FRUIT HEIGHTS -- Castle Heights Park is only six years old, but it's already suffering from disrepair and graffiti issues as the city grapples to get control of the situation.
The popular park on Nicholls Road is closed to the public for the next two to three weeks as crews do major reconstruction on the park structures to make sure it is safe for continued use.
When the park was built, the city was told it would last for at least 20 years if it is well-maintained, said Mayor Todd Stevenson.
The park was built with low-maintenance material, officials said. However, because of recent crimes committed by low-profile criminals, the park seems to be falling into disrepair quickly.
Recently, a teen suffered injuries at the park after falling on his head while attempting a back flip off one of the park structures.
The teen's attempt also resulted in a broken piece of the castle structure, said City Manager Brandon Green.
Ted Parry, Fruit Heights parks and recreation manager, said the park is being overused.
"I don't think the mayor or city council understood the impact the park would have and the amount of people that come to the park," he said. "It's just not big enough to accommodate all of the use it's getting."
In addition to the damage being done to its structures, the park also has been plagued with graffiti. It has become apparent to the city council that something more needs to be done, such as security cameras and additional lighting.
Councilwoman Kris Christensen said current lighting in the park seems inadequate.
"Teens are trying to destroy the park, so maybe we need to sink more money into it, since it's a very popular park, with people coming all the way from Brigham City," she said.
The Davis County Sheriff's Office has seen a resurgence of problems at the park in the past few years, said Gang Unit Deputy Jamie Embley, who supports the solutions Fruit Heights is considering.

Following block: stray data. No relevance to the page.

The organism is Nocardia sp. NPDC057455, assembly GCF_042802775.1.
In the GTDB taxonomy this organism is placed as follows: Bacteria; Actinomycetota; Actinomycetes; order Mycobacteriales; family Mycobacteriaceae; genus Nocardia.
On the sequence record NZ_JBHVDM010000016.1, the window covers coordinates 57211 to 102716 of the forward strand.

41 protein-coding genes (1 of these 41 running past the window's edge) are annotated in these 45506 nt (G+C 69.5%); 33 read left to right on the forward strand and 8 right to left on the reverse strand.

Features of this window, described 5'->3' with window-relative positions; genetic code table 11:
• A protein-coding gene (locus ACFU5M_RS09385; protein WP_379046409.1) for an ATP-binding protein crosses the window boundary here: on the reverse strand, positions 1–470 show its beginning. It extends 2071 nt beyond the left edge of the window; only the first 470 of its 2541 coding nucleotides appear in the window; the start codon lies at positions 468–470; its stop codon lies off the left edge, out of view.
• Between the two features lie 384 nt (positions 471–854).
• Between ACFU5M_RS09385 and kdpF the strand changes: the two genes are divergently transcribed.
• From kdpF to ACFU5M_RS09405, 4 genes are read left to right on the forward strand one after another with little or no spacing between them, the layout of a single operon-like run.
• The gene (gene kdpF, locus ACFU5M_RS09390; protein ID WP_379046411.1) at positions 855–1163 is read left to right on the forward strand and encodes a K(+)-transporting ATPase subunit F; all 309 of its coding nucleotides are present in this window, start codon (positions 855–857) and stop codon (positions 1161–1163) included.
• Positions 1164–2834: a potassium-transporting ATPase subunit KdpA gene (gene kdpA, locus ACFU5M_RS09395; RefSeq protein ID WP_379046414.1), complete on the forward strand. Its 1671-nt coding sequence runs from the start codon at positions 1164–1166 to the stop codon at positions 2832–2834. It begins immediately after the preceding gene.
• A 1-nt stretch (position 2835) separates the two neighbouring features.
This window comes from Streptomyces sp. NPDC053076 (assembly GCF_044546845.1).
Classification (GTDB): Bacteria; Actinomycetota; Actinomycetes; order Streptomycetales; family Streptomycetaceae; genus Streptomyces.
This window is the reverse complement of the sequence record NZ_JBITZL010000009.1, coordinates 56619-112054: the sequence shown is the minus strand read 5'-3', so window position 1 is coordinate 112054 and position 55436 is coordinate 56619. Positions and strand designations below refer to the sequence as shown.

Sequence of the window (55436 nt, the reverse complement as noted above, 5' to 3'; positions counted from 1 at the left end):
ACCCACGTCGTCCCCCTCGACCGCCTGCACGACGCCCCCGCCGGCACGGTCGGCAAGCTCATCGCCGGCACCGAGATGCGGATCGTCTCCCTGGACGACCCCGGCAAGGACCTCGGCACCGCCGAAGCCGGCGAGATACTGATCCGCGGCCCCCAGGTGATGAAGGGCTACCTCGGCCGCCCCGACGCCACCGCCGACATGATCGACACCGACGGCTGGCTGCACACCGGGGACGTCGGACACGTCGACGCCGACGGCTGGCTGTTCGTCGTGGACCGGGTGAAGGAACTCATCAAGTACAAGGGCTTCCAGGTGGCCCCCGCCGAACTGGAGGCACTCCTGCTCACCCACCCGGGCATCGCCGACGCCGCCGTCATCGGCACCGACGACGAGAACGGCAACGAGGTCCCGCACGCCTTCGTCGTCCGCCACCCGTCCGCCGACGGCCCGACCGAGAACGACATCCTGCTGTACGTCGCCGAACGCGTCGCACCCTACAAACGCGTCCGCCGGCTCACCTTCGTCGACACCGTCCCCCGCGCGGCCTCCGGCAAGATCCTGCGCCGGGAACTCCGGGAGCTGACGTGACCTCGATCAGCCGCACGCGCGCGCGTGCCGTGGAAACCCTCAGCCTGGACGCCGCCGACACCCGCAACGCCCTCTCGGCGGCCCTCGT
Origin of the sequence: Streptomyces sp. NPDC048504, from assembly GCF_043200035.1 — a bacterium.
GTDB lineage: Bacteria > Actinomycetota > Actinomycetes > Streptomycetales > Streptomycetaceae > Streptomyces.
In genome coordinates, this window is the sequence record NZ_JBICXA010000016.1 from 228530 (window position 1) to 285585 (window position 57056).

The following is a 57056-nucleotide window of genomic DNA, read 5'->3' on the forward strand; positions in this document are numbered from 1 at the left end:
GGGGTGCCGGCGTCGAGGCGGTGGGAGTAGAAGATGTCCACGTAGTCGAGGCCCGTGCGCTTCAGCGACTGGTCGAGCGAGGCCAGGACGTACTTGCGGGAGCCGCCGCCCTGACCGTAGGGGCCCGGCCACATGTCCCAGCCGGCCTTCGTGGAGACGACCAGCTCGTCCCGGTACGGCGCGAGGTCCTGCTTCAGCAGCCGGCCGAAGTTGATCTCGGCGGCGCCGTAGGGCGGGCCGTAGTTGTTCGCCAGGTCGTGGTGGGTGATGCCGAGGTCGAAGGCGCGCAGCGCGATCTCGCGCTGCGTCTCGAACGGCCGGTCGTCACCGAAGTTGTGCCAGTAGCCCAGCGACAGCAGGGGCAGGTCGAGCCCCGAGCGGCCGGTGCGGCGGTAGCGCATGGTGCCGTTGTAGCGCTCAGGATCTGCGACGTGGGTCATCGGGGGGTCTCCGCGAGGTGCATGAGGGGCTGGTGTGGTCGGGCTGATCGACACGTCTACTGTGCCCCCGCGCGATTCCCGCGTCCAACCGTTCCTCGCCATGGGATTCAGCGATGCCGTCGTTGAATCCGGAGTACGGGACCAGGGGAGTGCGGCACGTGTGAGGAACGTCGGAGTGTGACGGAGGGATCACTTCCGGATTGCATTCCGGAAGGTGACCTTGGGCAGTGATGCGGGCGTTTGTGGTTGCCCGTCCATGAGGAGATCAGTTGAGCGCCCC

Security cameras could help criminals know the city is watching and would be cost-effective over the years.
"We've lost a lot of money at the park, more than what a security camera would cost," said Councilman Mike Anderson.
In addition, extra lighting may help people driving by see what is going on, and they can call if they see anything unusual.
"The public is our best thing for that, because we can't be there at all times," Embley said.
With the recent graffiti issues, council members are concerned for their residents.
"I had to teach my boy some new words not to say," said Anderson, who visited the park shortly after a graffiti incident.
The city works hard to get graffiti cleaned up as quickly as possible by contracting with the juvenile court graffiti-removal center.
"The faster you get it painted over, the better chances for few occurrences," Embley said.
Council members also talked about whether the park's curfew, now set at 10 p.m., should be altered. Currently, the curfew is strictly enforced, with officers passing by the park regularly, said Davis County Sheriff's Detective Greg Spring.
The city recently set up a parks planning commission to study the city's parks.
Plans for Castle Heights Park include cleaning up the gully behind the park and adding walking trails.